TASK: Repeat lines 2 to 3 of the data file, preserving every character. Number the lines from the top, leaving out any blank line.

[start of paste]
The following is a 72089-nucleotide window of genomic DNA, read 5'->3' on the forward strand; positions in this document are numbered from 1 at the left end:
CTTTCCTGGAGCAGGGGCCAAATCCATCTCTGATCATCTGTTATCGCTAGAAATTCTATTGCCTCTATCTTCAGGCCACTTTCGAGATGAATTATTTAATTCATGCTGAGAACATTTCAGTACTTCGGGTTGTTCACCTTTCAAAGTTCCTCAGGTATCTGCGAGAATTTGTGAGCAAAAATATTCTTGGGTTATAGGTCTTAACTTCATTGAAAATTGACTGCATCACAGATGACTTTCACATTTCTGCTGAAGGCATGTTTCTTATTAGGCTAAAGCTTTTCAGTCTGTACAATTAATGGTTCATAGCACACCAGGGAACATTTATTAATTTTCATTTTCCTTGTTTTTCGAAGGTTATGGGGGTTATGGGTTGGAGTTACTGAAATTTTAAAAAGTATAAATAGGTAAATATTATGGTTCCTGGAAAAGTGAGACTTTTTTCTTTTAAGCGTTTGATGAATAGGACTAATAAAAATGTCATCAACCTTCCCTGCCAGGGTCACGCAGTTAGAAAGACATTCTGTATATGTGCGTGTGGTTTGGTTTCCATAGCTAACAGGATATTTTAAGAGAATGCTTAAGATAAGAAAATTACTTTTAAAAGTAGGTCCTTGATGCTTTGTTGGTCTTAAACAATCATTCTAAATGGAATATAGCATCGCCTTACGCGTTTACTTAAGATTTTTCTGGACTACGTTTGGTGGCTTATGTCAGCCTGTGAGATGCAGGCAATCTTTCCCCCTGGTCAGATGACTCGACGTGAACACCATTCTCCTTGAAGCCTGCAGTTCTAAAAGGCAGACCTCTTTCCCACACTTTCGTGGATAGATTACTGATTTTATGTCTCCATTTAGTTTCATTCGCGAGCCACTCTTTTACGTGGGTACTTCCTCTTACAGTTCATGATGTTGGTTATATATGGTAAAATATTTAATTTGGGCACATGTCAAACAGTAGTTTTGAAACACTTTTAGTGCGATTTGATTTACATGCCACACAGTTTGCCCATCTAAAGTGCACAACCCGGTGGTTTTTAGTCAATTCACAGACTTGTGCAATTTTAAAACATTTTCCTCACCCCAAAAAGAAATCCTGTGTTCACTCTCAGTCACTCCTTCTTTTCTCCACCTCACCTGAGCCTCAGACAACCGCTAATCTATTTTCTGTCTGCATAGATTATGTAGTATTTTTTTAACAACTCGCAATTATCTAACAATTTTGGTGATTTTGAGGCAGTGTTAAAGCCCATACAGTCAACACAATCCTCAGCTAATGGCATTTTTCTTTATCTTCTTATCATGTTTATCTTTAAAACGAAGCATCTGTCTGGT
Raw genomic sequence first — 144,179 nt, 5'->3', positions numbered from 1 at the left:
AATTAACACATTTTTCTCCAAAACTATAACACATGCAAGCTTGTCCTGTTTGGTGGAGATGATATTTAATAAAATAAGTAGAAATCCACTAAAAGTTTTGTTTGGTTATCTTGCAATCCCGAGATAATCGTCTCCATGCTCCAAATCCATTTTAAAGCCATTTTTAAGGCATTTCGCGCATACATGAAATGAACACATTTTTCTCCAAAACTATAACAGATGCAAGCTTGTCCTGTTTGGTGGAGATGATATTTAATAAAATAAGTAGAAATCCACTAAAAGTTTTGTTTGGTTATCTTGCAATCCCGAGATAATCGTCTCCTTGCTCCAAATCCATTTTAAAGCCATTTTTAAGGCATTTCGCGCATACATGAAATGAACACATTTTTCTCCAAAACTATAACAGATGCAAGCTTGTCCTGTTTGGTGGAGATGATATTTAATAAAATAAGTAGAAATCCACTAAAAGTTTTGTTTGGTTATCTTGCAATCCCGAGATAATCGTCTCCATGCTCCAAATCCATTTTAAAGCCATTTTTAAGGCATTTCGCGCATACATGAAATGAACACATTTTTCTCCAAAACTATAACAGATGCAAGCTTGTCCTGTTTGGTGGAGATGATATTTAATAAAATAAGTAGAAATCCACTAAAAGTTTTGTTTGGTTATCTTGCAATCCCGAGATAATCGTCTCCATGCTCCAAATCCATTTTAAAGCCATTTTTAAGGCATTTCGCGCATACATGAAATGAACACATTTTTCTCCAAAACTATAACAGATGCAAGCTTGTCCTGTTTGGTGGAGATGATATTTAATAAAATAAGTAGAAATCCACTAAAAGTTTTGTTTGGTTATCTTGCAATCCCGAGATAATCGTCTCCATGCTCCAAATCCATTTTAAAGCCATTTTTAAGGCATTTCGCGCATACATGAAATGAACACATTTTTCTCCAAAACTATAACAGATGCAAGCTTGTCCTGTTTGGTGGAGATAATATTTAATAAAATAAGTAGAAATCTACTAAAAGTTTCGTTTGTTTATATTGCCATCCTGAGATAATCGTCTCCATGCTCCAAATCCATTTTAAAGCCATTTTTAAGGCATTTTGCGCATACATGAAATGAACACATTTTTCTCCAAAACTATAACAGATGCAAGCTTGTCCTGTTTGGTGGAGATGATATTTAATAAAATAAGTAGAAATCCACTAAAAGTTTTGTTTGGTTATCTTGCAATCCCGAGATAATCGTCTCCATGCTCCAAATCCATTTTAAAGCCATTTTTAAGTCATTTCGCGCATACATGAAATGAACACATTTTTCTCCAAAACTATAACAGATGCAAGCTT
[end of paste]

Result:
CTTTCCTGGAGCAGGGGCCAAATCCATCTCTGATCATCTGTTATCGCTAGAAATTCTATTGCCTCTATCTTCAGGCCACTTTCGAGATGAATTATTTAATTCATGCTGAGAACATTTCAGTACTTCGGGTTGTTCACCTTTCAAAGTTCCTCAGGTATCTGCGAGAATTTGTGAGCAAAAATATTCTTGGGTTATAGGTCTTAACTTCATTGAAAATTGACTGCATCACAGATGACTTTCACATTTCTGCTGAAGGCATGTTTCTTATTAGGCTAAAGCTTTTCAGTCTGTACAATTAATGGTTCATAGCACACCAGGGAACATTTATTAATTTTCATTTTCCTTGTTTTTCGAAGGTTATGGGGGTTATGGGTTGGAGTTACTGAAATTTTAAAAAGTATAAATAGGTAAATATTATGGTTCCTGGAAAAGTGAGACTTTTTTCTTTTAAGCGTTTGATGAATAGGACTAATAAAAATGTCATCAACCTTCCCTGCCAGGGTCACGCAGTTAGAAAGACATTCTGTATATGTGCGTGTGGTTTGGTTTCCATAGCTAACAGGATATTTTAAGAGAATGCTTAAGATAAGAAAATTACTTTTAAAAGTAGGTCCTTGATGCTTTGTTGGTCTTAAACAATCATTCTAAATGGAATATAGCATCGCCTTACGCGTTTACTTAAGATTTTTCTGGACTACGTTTGGTGGCTTATGTCAGCCTGTGAGATGCAGGCAATCTTTCCCCCTGGTCAGATGACTCGACGTGAACACCATTCTCCTTGAAGCCTGCAGTTCTAAAAGGCAGACCTCTTTCCCACACTTTCGTGGATAGATTACTGATTTTATGTCTCCATTTAGTTTCATTCGCGAGCCACTCTTTTACGTGGGTACTTCCTCTTACAGTTCATGATGTTGGTTATATATGGTAAAATATTTAATTTGGGCACATGTCAAACAGTAGTTTTGAAACACTTTTAGTGCGATTTGATTTACATGCCACACAGTTTGCCCATCTAAAGTGCACAACCCGGTGGTTTTTAGTCAATTCACAGACTTGTGCAATTTTAAAACATTTTCCTCACCCCAAAAAGAAATCCTGTGTTCACTCTCAGTCACTCCTTCTTTTCTCCACCTCACCTGAGCCTCAGACAACCGCTAATCTATTTTCTGTCTGCATAGATTATGTAGTATTTTTTTAACAACTCGCAATTATCTAACAATTTTGGTGATTTTGAGGCAGTGTTAAAGCCCATACAGTCAACACAATCCTCAGCTAATGGCATTTTTCTTTATCTTCTTATCATGTTTATCTTTAAAACGAAGCATCTGTCTGGT
Raw genomic sequence first — 144,179 nt, 5'->3', positions numbered from 1 at the left: